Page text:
The Volcano Adventure Guide: Excellent information and background for anyone wishing to visit active volcanoes safely and enjoyably. The book presents guidelines to visiting 42 different volcanoes around the world.
Mt Etna on Sicily, locally called "Mongibello", is Europe's largest and most active volcano. Its frequent eruptions are often accompanied by large lava flows, but rarely pose danger to inhabited areas. Etna is one of the volcanoes with the longest historic records of eruptions, going back more than 2000 years.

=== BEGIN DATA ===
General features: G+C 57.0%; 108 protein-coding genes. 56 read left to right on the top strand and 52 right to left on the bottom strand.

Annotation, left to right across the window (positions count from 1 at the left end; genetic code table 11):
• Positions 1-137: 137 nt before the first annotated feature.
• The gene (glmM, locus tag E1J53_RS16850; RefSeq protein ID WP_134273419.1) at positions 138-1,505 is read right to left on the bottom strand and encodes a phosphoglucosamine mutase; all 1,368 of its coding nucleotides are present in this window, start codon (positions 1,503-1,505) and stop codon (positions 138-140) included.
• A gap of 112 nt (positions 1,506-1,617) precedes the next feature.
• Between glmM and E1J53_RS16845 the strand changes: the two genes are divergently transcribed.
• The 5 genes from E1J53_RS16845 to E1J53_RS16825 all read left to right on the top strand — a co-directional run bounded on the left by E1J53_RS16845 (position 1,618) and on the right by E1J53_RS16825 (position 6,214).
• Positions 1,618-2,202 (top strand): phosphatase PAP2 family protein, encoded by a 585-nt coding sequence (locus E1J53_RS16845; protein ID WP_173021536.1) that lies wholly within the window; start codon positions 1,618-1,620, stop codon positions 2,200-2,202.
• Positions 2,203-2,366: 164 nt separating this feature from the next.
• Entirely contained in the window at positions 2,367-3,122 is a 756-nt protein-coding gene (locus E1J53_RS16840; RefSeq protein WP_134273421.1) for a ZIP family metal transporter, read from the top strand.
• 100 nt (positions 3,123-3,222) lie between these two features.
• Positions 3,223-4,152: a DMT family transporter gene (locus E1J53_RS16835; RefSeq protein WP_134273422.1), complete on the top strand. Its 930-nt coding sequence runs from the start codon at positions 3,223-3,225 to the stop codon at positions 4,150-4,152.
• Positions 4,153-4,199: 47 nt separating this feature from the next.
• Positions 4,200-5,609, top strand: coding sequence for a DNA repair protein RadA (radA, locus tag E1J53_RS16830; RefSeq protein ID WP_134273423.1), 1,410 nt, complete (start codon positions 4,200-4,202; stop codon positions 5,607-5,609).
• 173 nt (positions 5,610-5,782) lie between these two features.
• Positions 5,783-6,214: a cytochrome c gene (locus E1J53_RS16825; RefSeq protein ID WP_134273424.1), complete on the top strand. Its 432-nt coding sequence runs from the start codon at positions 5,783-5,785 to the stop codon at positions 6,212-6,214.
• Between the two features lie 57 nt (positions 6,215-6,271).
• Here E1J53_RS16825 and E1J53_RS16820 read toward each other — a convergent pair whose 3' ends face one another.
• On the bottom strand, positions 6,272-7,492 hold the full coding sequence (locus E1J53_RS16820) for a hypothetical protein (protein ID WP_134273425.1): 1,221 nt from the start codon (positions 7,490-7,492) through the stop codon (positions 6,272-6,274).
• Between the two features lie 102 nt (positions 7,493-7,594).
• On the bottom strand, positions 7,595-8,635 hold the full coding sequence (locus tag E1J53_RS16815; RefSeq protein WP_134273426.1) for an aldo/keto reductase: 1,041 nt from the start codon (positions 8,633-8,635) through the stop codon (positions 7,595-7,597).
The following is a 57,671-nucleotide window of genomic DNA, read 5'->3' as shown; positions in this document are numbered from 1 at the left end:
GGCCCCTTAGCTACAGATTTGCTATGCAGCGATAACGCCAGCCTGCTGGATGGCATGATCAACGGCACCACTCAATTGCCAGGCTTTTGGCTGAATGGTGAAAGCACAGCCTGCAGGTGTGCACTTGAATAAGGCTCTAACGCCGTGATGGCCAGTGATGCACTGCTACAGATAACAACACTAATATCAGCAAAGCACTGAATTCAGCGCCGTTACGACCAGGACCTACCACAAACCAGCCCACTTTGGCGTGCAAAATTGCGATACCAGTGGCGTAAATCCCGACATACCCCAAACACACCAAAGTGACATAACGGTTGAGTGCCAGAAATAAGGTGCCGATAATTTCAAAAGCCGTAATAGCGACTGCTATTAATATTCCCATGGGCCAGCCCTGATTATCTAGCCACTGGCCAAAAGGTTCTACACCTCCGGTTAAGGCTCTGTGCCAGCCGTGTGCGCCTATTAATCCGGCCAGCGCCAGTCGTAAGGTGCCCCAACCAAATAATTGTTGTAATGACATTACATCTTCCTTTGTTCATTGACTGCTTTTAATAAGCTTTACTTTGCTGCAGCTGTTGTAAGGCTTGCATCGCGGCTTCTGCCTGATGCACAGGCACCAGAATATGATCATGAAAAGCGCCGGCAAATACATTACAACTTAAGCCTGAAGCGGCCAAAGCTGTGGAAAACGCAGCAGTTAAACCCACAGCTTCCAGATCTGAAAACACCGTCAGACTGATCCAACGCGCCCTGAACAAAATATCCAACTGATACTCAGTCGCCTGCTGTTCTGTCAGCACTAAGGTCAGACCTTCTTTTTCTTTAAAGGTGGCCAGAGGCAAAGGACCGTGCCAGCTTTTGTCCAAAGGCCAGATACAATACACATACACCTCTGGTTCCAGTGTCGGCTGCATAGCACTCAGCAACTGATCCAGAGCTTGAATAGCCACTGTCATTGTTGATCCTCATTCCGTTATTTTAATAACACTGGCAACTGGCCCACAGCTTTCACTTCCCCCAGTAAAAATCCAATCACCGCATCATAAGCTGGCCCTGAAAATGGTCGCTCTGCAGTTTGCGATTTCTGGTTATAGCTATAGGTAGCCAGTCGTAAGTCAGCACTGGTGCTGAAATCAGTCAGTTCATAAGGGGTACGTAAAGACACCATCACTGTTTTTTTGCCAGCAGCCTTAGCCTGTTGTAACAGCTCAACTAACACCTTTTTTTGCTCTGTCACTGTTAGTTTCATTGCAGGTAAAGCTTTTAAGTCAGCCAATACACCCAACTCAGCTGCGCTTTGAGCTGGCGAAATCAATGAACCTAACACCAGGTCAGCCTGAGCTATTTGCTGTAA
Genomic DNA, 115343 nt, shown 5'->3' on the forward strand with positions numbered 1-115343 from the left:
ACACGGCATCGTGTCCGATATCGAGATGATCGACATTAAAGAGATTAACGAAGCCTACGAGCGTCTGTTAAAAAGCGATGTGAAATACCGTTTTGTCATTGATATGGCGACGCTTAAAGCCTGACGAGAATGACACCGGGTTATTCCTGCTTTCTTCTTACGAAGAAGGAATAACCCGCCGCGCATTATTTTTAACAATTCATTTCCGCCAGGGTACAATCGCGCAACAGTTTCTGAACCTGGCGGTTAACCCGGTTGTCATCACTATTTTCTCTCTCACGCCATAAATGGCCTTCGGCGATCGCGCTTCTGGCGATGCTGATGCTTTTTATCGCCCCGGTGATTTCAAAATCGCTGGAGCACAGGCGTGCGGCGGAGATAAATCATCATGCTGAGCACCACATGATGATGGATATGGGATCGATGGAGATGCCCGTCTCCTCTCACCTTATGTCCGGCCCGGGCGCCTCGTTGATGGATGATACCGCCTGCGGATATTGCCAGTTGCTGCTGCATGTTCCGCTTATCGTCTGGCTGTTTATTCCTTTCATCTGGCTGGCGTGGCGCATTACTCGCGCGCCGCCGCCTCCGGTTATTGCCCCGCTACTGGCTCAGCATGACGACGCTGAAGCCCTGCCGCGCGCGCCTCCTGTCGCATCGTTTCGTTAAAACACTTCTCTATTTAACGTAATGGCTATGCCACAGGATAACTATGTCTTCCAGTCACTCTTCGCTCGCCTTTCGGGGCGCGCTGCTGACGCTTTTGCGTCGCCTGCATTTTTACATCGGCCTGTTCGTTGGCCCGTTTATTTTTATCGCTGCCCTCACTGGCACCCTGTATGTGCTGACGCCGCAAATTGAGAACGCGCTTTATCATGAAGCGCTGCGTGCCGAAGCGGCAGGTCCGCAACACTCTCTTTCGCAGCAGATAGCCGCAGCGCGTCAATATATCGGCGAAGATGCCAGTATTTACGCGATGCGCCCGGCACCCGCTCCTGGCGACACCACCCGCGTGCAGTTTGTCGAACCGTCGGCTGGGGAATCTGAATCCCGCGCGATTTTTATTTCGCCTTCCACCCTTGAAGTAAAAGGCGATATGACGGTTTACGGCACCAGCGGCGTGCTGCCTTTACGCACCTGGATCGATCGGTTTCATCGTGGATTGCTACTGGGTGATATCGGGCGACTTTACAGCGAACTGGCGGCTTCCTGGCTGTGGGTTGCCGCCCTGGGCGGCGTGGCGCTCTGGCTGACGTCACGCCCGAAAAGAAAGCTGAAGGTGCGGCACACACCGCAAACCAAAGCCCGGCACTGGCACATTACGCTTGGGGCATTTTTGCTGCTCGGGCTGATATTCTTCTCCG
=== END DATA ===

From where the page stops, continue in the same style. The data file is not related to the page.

Complex stratovolcano Currently about 3329 m (changing due to eruptive activity and collapse of its crater rims) Sicily, Italy, 37.75°N / 14.99°E Current status: erupting (4 out of 5) Etna webcams / live data Etna volcano videos Etna volcano books | Tours Etna volcano eruptions: Near continuously active; some major historic eruptions include 122 BC (large Plinian outbursts that created the small caldera of the "Cratere del Piano"), 1669 AD (devastating flank eruption that destroyed 15 villages and part of Catania), 1787 (Subplinian eruption and one of the most spectacular summit eruptions on record - lava fountains reportedly up to 3000 m high). Eruptions since 1950 (f: flank / s: summit activity): 1950 (s), 1950-51(f), 1955 (s), 1956 (s), 1956 (f), 1957 (s),1960 (s), 1961 (s), 1964 (f), 1964 (s), 1966 (s), 1966-1971(s), 1968 (f), 1971(f), 1972-1973 (s), 1974 (f), 1974-1975 (s), 1975-1977 (f), 1977-1978 (s), 1978 (f), 1979(s), 1979 (f), 1980 (s), 1981 (s), 1981 (f),1982-1983 (s), 1983(f), 1984(s), 1985(s), 1985(f), 1986(s), 1986-1987 (f), 1987(s), 1988(s), 1989(s), 1989(f), 1990 (s), 1991-93(f), 1995(s), 1996(s), 1997 (s), 1998 (s), 1999 (s), 2000 (s), 2001(s), 2001 (f), 2002(s), 2002-03(f), 2004-2005 (f), 2006 (s), 2007 (s), 2008-2009 (f), 2010(s), 2011-2013(s), 2014-ongoing(f)